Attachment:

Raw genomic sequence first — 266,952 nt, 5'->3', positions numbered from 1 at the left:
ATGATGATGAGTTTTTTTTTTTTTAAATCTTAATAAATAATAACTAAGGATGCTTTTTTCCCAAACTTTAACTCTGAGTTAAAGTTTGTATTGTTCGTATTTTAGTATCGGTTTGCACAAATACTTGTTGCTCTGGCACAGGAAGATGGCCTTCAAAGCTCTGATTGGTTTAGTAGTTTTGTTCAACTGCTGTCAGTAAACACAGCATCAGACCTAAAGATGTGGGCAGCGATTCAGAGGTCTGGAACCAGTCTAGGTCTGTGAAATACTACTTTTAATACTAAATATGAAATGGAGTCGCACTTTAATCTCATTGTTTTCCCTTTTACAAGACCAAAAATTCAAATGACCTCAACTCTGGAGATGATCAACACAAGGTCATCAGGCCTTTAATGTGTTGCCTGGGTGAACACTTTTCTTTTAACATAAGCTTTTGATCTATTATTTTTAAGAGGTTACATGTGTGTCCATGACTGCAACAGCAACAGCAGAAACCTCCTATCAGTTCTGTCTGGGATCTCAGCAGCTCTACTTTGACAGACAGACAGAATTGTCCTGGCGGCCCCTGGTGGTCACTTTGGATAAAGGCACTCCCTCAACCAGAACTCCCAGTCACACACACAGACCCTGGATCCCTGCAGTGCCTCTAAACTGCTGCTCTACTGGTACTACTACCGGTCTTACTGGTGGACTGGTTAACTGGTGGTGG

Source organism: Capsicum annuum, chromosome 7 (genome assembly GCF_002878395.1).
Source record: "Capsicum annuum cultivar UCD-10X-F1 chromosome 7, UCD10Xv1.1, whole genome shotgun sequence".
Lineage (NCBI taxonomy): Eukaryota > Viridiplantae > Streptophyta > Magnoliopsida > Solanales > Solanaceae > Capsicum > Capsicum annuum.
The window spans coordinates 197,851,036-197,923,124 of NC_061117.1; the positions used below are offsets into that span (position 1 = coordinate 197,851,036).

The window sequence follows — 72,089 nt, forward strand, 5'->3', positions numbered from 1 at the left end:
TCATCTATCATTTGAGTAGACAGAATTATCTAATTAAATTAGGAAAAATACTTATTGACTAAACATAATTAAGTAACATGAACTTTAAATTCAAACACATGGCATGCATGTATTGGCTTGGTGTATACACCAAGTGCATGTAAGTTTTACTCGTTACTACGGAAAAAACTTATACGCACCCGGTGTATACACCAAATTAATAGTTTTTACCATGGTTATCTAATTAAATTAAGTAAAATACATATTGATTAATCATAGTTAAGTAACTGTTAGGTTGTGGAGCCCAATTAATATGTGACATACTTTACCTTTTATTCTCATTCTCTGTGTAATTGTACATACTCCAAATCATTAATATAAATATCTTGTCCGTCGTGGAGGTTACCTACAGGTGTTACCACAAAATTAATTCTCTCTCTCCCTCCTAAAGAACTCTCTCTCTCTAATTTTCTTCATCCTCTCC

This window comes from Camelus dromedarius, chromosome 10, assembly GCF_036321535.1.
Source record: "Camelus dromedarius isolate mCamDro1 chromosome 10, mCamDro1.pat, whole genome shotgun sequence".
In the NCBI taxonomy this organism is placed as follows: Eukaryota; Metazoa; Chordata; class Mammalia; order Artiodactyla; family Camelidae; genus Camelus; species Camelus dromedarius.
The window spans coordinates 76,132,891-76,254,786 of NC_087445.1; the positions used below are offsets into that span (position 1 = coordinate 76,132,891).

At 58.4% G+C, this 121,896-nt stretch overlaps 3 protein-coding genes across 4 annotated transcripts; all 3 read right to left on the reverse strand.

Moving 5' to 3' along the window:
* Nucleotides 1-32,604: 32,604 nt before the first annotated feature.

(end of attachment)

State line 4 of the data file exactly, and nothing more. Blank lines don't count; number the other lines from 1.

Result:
Source record: "Capsicum annuum cultivar UCD-10X-F1 chromosome 7, UCD10Xv1.1, whole genome shotgun sequence".